Wall Street Journal had published an article about myopia control treatments and our Associate Professor, Dr Jason Yam, was invited to share his findings on the Low-concentration Atropine for Myopia Progression study.
Atropine is FDA-approved as a treatment for conditions including lazy eye, but not yet for myopia. A study of more than 400 4- to 12-year-olds in Hong Kong, published in the journal 《Ophthalmology》, has burnished the case for low-concentration atropine, finding that it helped control myopia with no major side effects, though the researchers note that how it works isn’t fully understood.
Three hundred eighty-three (87%) of the 438 children in the one-year LAMP study continued in the second-year extension. Participants had myopia of at least -1.0 diopter (D) and had been randomized to receive atropine 0.05%, 0.025%, 0.01%, or placebo once daily in both eyes. For the extension trial, children in the placebo group in the first year were switched to 0.05% atropine from the beginning of the second year follow up; those in the 0.05%, 0.025%, and 0.01% groups continued on the same regimen.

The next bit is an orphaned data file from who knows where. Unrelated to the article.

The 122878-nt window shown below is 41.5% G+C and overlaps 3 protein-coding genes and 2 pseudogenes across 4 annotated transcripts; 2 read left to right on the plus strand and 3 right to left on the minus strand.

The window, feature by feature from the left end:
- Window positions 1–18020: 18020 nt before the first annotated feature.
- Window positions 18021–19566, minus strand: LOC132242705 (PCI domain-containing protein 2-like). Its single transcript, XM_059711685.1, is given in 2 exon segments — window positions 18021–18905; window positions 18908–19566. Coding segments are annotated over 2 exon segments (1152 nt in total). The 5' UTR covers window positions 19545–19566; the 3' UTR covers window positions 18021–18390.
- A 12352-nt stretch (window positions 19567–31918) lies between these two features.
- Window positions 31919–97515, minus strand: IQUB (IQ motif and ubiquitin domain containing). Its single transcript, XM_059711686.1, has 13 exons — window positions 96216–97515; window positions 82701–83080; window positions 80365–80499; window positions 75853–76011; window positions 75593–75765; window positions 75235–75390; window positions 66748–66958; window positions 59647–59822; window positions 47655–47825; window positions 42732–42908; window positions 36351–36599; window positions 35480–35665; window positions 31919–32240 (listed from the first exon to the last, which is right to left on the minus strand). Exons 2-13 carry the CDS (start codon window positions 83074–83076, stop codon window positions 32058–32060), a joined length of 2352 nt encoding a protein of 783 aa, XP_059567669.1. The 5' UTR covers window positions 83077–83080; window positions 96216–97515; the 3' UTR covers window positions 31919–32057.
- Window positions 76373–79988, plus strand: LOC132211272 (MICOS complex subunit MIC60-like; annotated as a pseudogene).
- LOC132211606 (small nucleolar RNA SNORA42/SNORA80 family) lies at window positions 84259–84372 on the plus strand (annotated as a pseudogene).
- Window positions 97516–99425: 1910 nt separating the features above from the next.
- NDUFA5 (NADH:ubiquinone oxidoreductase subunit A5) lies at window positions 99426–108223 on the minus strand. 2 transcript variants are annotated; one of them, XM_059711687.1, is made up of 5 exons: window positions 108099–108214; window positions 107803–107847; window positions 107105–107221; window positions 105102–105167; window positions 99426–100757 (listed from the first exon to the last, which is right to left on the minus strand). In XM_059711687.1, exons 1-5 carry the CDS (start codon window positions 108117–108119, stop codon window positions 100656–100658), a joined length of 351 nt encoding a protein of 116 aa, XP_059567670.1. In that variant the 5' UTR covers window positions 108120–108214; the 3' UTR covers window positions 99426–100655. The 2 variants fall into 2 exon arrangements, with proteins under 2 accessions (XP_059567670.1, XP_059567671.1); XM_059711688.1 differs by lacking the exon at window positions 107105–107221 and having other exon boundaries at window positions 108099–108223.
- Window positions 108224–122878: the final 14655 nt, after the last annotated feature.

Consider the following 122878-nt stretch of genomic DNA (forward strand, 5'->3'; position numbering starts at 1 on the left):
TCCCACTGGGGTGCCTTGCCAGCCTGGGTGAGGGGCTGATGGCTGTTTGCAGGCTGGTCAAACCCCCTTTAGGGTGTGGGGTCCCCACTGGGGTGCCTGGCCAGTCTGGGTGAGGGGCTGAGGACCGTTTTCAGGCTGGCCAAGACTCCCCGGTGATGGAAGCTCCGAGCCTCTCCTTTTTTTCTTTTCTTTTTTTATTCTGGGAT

The primary outcomes were between-group differences in spherical equivalent (SE) and axial length (AL). As reported in Ophthalmology, over the two-year period, the mean SE progression was 0.55, 0.85, and 1.12 in the 0.05%, 0.025%, and 0.01% atropine groups, respectively; corresponding mean AL changes were 0.39 mm, 0.50 mm, and 0.59 mm.
The efficacy of 0.05% and 0.025% concentrations remained similar to the first year, but the 0.01% group showed mild improvement.
“Once the eye has elongated, surgery can’t reverse it back to normal. The time to intervene is in childhood”, says Dr Yam, adding that if myopia isn’t controlled, “our society will suffer from a much-increased burden of eye disease.”
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